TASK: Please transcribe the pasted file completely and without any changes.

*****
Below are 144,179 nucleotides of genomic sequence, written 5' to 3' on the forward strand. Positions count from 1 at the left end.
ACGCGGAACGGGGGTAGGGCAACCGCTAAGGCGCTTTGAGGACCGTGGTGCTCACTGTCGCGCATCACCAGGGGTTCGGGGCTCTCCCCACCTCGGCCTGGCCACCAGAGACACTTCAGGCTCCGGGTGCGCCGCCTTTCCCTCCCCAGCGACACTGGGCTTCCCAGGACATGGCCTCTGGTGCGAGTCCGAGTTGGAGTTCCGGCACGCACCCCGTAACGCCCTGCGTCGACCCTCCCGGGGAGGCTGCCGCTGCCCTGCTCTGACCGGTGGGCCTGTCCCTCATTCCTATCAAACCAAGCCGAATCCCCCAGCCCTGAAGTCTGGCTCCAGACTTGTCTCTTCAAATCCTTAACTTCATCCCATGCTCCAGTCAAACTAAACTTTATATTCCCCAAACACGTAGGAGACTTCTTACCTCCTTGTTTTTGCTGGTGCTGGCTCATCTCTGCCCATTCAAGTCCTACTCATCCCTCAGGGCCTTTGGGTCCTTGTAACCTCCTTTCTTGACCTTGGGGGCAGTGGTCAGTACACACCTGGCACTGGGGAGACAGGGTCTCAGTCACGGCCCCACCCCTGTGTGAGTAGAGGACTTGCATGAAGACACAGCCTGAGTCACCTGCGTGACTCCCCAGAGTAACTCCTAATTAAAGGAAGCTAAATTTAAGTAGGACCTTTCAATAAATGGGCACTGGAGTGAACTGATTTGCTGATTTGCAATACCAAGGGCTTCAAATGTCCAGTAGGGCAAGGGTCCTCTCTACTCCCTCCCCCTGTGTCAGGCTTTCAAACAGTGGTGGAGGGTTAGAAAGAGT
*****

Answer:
Below are 144,179 nucleotides of genomic sequence, written 5' to 3' on the forward strand. Positions count from 1 at the left end.
ACGCGGAACGGGGGTAGGGCAACCGCTAAGGCGCTTTGAGGACCGTGGTGCTCACTGTCGCGCATCACCAGGGGTTCGGGGCTCTCCCCACCTCGGCCTGGCCACCAGAGACACTTCAGGCTCCGGGTGCGCCGCCTTTCCCTCCCCAGCGACACTGGGCTTCCCAGGACATGGCCTCTGGTGCGAGTCCGAGTTGGAGTTCCGGCACGCACCCCGTAACGCCCTGCGTCGACCCTCCCGGGGAGGCTGCCGCTGCCCTGCTCTGACCGGTGGGCCTGTCCCTCATTCCTATCAAACCAAGCCGAATCCCCCAGCCCTGAAGTCTGGCTCCAGACTTGTCTCTTCAAATCCTTAACTTCATCCCATGCTCCAGTCAAACTAAACTTTATATTCCCCAAACACGTAGGAGACTTCTTACCTCCTTGTTTTTGCTGGTGCTGGCTCATCTCTGCCCATTCAAGTCCTACTCATCCCTCAGGGCCTTTGGGTCCTTGTAACCTCCTTTCTTGACCTTGGGGGCAGTGGTCAGTACACACCTGGCACTGGGGAGACAGGGTCTCAGTCACGGCCCCACCCCTGTGTGAGTAGAGGACTTGCATGAAGACACAGCCTGAGTCACCTGCGTGACTCCCCAGAGTAACTCCTAATTAAAGGAAGCTAAATTTAAGTAGGACCTTTCAATAAATGGGCACTGGAGTGAACTGATTTGCTGATTTGCAATACCAAGGGCTTCAAATGTCCAGTAGGGCAAGGGTCCTCTCTACTCCCTCCCCCTGTGTCAGGCTTTCAAACAGTGGTGGAGGGTTAGAAAGAGT